Apparently, the ink wasn’t dry on his certificate of marriage to Foluke Ajayi before my father began to secretly carry on with a college student from a Yoruba Muslim family, Zainab Olubanjo. The fruit of that secret affair was another ‘acknowledged’ bastard, my older brother, ‘Dewale. Five years later, the affair was leaked, and so my father married my mother. I was their honeymoon baby. Some honeymoon though, because my dad somehow managed to ‘sperminate’ ‘Layode’s mom with another baby around that same time, which explains why ‘Layode and I are the same age.
Phew. What a family history. And note that I haven’t even gone into details of all the other wild oats – those who have been officially acknowledged and those who may never be, altogether. The first time my mother laid it all out to me when I was twelve, I was overwhelmed.
I know it does seem like my mother played a fast and loose one in this situation since she did know about ‘Layode’s mom before she and my dad started their affair. I don’t judge her though because I know if anyone really loves my dad, my mother really does. She’s always been his acknowledged favorite.
Surprisingly though, you’d think there would be no love lost among us all but my mother and ‘Layode’s mother get along. They have this older-younger sister relationship going on. Their kids get along quite fine too. Case in point – me and ‘Layode.
Sade Nelson, on the other hand, is another kettle of fish. I don’t blame her for the animosity. I mean, I would be the harsh and bitter serpent if my husband played me the way he did her. Spawning bastards left and right. She doesn’t make sense to me, though. Despite knowing her husband was a prick and despite his marrying two other women and having so many children out of wedlock AND despite having unofficially separated from him, she still went ahead to have three more children for him after they were separated! That totally beats me.
Anytime I ponder that, ‘Layode calls me naïve. The way she sees it, Sade Nelson knows exactly what she’s doing. She knows she’s set for life, considering that the father of her five kids has to pay child support and has more than enough money to do just that. Grease to her elbows, I guess.
Funny enough, while ‘Layode’s mom and my mother have maintained a good relationship, Sade Nelson and my mother are bitter enemies. They absolutely cannot stand each other. My mother gets agitated just hearing her name alone. I think it’s the fact that the woman managed to con my dad into giving her more babies to trap him with.
I asked my mother, one day when I was fourteen, why she married my dad despite all his philandering ways. Well, obviously, I didn’t use the word philandering. She looked at me pensively and then motioned for me to sit in her lap.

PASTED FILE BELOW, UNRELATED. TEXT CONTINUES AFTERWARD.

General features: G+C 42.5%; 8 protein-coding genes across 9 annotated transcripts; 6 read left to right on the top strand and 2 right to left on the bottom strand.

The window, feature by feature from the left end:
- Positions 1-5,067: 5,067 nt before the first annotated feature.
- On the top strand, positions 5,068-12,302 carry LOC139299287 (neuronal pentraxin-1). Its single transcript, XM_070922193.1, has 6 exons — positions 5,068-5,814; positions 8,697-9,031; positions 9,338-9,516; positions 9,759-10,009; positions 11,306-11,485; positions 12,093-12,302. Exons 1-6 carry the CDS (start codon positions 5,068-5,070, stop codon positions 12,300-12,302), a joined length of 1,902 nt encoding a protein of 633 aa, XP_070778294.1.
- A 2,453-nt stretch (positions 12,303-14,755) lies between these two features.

“Well, because I love your daddy,” she told me.
“But Mommy, I don’t think he doesn’t love you as much as you love him. If not, it would be just you.” I told her as though I had made the world’s greatest discovery. Yeah, I have had the careless tongue from for as long as I can remember.
She sighed and smiled sadly. “He’s a generous man, your father, and that generosity extends to the love he has to share. And luckily for me and him, I am not too needy. I am not greedy. As long he gives me the little I ask for, it is more than enough.”
You might think it weird that my mother would talk to me so seriously as though I was an adult but we’ve always been that way, especially considering I am her only girl and she had decided not to have any other child after she had me.
“Your father and I understand each other,” she continued, “which is the most important thing.”
Then she laughed lightly. “But to be honest, Lara, it is better when you don’t have to share.”
But sharing she was. Well, it might have worked for my mother but I did not see it ever working for me. My mother was from a polygamous family, for one (her father was Muslim, her mother was Christian) and she had always been the independent type, being the only child of her mother. And though I have never confronted her about it, I KNOW she has her own affairs too but she always came back to my father because in her words, she loved him.
Love, a ridiculous thing.
Anyway, as I said, it was ‘Dewale on the line.
“Mohammed!” I teased.
He hates his second name, which my grandmother (my mother’s mother) christened him with. I am Maimunah, after my great grandmother.
“Ode. How are you?” He laughed.
“I am great but a little worried now that you have called me. Please, tell me that Mommy put you up to this!” I begged.
He laughed. “Hey, I’m being altruistic for once!”
I laughed too. Right, pigs are flying.
All around me are familiar faces
Worn out places, worn out faces
Bright and early for their daily races
Going nowhere, going nowhere
It’s a very, very